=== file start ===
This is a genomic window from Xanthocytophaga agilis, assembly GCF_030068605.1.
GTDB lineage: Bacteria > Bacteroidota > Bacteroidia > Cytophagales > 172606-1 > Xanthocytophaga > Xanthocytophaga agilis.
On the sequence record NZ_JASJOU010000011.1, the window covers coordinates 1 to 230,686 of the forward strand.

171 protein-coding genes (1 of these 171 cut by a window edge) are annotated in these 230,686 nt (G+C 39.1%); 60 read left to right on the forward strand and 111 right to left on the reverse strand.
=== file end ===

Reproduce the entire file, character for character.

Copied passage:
This is a genomic window from Xanthocytophaga agilis, assembly GCF_030068605.1.
GTDB lineage: Bacteria > Bacteroidota > Bacteroidia > Cytophagales > 172606-1 > Xanthocytophaga > Xanthocytophaga agilis.
On the sequence record NZ_JASJOU010000011.1, the window covers coordinates 1 to 230,686 of the forward strand.

171 protein-coding genes (1 of these 171 cut by a window edge) are annotated in these 230,686 nt (G+C 39.1%); 60 read left to right on the forward strand and 111 right to left on the reverse strand.